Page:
Different methods for nowcasting exist in the meteorological world, often physics of physics-statistical driven. Only a few studies focused on applying machine learning and data mining techniques. For the latter nowadays also crowd-sourced information can contain important information. Here, data of NetAtmo stations could provide valuable information. For the first part a study investigated already different machine learning algorithms for nowcasting of temperature using the Austrian Met-Service (ZAMG) data. The idea of the proposed thesis is to combine the already existing algorithms with the NetAtmo data by first clustering the ZAMG data and NetAtmo data and then develop an algorithm which incorporates the NetAtmo data. Important to note is that NetAtmo sites are prone to errors thus need to be cleaned beforehand.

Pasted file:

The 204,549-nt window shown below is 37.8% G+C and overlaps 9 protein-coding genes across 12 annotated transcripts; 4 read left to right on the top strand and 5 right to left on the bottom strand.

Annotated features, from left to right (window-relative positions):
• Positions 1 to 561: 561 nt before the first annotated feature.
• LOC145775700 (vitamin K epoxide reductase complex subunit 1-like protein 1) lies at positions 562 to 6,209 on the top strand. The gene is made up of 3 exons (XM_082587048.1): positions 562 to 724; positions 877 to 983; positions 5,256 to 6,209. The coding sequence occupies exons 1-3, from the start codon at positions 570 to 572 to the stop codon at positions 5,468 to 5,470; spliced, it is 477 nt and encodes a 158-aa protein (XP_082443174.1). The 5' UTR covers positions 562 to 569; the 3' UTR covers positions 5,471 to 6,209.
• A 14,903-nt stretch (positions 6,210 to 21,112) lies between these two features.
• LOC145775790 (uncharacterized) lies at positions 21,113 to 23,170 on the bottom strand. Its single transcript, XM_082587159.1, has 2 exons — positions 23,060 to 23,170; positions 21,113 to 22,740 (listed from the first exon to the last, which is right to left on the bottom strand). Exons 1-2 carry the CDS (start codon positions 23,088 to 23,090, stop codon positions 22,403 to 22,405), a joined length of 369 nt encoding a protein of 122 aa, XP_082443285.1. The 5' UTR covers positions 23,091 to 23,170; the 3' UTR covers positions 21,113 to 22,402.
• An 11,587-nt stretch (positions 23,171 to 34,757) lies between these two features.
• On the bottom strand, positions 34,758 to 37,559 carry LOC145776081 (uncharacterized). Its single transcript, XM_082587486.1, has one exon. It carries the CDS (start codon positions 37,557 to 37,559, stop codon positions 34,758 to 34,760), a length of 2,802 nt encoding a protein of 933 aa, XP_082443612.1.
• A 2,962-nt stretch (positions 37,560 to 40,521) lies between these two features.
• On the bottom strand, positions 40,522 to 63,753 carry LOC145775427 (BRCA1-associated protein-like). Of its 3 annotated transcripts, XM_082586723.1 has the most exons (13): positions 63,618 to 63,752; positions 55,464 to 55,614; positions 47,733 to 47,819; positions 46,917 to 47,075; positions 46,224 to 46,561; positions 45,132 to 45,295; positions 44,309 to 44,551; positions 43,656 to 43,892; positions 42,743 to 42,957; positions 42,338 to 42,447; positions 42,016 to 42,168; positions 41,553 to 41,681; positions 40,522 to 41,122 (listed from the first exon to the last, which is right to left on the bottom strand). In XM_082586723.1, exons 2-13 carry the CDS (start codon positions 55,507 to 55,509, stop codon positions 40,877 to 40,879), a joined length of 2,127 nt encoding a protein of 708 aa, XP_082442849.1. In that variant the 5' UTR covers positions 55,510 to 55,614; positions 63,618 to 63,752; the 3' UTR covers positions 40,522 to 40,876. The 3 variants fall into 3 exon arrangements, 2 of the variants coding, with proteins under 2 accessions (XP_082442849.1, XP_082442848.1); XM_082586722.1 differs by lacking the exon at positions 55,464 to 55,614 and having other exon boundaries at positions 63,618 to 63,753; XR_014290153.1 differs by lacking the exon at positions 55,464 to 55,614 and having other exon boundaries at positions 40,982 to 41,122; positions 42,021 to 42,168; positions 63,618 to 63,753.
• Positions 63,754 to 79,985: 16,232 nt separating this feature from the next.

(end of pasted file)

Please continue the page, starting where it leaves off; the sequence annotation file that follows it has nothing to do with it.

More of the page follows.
The developed algorithm will be evaluated against two statistical forecasting methods, an analogue search based method and a model output statistics method.

Contact: Irene Schicker

Master or Bachelor Thesis: Exploratory Data Analysis on the GPU - Cuda Warp Level Primitives and Independent Thread Scheduling

Volta’s new independent thread scheduling capability enables finer-grain synchronization and cooperation between parallel threads. Finally, a new combined L1 Data Cache and Shared Memory subsystem significantly improves performance while also simplifying programming. Here, we will enhance traditional Data Mining algorithms with the use of the GPU and its independent thread scheduling based on Cuda intrinsics. Candidate Algorithms are K-Means, DBSCAN, Apriori-Algorithm or dimensionality reduction techniques such as SVD or PCA.